A young Northland family fled their home moments before it was hit by a landslide unleashed by yesterday's torrential rain.
With much of the region already sodden the short-lived but intense rainstorm flooded roads and pushed rivers close to bursting — but the worst effects were felt at Te Ngaere Bay, about 40km north of Kerikeri.
There a slip estimated by firefighters at 50-60m high struck a house on Wainui Rd at the northern end of the beachside settlement.
With significant amounts of water still running down the slip face yesterday evening the area was cordoned off by emergency services so it was not possible to accurately gauge the damage.
However, a large quantity of soil and pine logs could be seen piled up against the side and rear of the two-storey house.
Te Ngaere resident Darryl Tilly, who lives next door, said the young father who lived in the house was digging a drain to remove what was then just surface water threatening to flood the bottom storey.
He heard a noise and looked up to see the hillside moving.
''Next thing, whoopsie-doozie, a slow avalanche of mud and trees came down. His wife was inside, I think he yelled out to her. She grabbed one kid under each arm and ran barefoot out the door like a rabbit.''
The Cavalli and Kāeo fire brigades responded to the emergency call about 3.40pm.
Cavalli fire chief Peter Cullen said the family managed to evacuate with two young children and a few personal items before the landslide hit.
The wall of soil and trees hit the back door where she had exited.
''They got out just before it blocked the door. They were very lucky,'' he said.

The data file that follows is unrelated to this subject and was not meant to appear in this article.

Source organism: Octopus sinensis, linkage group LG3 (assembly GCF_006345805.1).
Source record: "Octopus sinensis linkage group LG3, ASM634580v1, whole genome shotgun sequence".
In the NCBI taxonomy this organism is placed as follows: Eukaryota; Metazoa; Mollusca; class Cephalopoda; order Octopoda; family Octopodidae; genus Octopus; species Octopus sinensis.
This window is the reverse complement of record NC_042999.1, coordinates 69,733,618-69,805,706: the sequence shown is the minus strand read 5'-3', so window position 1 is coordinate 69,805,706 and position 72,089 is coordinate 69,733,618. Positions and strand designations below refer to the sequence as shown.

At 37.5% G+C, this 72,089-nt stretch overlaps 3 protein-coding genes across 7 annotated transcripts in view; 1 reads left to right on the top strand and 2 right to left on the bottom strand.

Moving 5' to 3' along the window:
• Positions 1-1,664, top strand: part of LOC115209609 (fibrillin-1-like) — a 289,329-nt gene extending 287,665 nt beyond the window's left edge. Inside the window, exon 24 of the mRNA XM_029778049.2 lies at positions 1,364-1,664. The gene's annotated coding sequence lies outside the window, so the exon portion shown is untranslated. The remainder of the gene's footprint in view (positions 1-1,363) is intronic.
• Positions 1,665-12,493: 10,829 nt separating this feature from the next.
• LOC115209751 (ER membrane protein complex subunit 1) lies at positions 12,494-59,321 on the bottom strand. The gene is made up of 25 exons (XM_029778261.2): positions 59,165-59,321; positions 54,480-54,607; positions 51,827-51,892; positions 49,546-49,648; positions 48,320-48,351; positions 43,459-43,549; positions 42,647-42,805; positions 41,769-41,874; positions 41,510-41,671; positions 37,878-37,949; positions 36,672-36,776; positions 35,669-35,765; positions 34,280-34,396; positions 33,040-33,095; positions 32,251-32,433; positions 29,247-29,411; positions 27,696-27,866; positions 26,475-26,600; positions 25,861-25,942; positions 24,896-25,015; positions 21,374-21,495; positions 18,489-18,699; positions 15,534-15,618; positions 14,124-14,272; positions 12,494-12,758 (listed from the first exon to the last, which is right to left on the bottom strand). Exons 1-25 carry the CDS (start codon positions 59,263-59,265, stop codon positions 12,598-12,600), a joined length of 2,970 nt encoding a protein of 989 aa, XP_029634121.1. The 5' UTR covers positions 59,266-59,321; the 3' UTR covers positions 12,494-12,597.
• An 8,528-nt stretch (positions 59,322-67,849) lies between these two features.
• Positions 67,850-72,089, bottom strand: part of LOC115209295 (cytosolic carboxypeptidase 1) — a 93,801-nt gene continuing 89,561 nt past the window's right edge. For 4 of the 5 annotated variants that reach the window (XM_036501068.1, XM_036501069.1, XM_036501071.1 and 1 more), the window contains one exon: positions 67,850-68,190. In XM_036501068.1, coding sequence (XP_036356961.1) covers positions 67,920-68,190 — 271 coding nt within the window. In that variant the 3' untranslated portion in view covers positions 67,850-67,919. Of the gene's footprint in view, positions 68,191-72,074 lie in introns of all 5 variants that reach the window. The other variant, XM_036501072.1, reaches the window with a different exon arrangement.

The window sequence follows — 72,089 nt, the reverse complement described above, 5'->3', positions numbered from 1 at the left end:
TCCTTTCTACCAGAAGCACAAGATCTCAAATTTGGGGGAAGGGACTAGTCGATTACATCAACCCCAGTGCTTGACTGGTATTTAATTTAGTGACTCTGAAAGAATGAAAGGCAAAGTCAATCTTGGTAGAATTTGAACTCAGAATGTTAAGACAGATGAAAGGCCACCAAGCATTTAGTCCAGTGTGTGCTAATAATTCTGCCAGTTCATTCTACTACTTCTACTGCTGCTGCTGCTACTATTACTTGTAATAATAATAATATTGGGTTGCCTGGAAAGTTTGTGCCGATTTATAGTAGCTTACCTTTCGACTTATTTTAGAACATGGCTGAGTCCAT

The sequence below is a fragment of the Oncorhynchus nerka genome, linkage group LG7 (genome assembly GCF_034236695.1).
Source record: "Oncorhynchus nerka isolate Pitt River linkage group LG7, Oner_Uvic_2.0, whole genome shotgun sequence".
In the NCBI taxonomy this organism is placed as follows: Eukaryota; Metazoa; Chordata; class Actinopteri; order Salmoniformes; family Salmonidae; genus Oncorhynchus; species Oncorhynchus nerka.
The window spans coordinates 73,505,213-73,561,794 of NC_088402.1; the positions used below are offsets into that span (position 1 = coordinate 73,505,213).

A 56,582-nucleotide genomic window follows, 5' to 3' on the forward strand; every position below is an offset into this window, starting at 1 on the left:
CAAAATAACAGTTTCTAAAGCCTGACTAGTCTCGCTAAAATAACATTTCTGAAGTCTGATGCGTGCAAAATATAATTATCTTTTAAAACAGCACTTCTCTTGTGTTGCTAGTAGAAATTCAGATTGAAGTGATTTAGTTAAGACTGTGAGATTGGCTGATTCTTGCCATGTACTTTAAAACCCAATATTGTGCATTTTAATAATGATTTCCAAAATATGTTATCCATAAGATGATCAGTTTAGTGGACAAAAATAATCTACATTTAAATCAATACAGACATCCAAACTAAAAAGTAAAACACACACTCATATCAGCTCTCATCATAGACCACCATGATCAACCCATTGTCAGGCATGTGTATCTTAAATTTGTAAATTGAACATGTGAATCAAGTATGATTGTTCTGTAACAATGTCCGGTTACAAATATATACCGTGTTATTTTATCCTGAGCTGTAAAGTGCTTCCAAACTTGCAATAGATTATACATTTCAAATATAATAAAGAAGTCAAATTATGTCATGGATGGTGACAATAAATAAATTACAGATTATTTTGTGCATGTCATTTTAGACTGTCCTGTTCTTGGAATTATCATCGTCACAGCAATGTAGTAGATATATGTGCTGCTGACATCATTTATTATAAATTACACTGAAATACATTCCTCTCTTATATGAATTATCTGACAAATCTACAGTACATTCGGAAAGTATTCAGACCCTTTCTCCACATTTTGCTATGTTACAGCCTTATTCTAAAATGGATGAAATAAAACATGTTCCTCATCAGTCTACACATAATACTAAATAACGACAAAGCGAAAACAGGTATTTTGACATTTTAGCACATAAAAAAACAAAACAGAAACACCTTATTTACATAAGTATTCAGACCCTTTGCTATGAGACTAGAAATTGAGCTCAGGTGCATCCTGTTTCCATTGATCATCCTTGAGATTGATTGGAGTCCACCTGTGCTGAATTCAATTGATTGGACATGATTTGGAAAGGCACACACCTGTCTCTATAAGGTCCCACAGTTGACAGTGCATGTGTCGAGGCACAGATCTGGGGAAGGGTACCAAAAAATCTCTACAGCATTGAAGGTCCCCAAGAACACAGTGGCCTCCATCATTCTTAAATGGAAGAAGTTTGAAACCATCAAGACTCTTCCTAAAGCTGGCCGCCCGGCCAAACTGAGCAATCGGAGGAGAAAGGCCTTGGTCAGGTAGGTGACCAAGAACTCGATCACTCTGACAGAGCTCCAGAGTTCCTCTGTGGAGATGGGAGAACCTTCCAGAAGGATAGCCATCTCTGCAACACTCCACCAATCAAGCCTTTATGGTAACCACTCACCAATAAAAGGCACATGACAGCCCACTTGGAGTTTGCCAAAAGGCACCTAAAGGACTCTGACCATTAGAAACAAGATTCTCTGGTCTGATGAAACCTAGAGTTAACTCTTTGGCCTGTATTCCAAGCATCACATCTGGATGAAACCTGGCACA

They stayed with family members last night.
The brigade made sure the power was disconnected and the house was secure, then taped it off to ensure no one went too close.
Another house at the top of the slip, which is rented out as a holiday home, was undamaged.
It would, however, have to be inspected by a council engineer to ensure it was safe, Cullen said.
That was expected to happen today.
The slip occurred on a steep slope where a number of pine trees had been felled in recent years.
The logs, which had been left where they fell, were dislodged — ''like dominoes'', according to one neighbour — by the slip.
No reports had been made of road closures in Northland by edition time yesterday though Kaeo River was close to overtopping its banks onto State Highway 10.
Further south stretches of SH10, between Bulls Gorge and Kerikeri roundabout and between Blue Gum Lane and Waimate North Rd, were flooded but still passable for traffic.
MetService forecaster Sonja Farmer said a rain watch issued earlier in the day was upgraded to a rain warning just before 4pm.
The heaviest rain was in the Wainui Rd area — where the slip occurred — with 79mm during the course of the day, peaking around 3pm.
Kerikeri had 71mm during the day with 41mm between 2 and 4pm.
Whangārei airport recorded 48mm with 25mm of that in one hour between 4 and 5pm.
Other high intensities were recorded in Dargaville (28mm) and Glenbervie (26mm).
The rain had been predicted though it was heavier than initially expected.
It was caused by a low pressure system slipping down the east coast, she said.
Rainfall of 20mm an hour will cause pooling and localised flooding, especially when the ground is already saturated.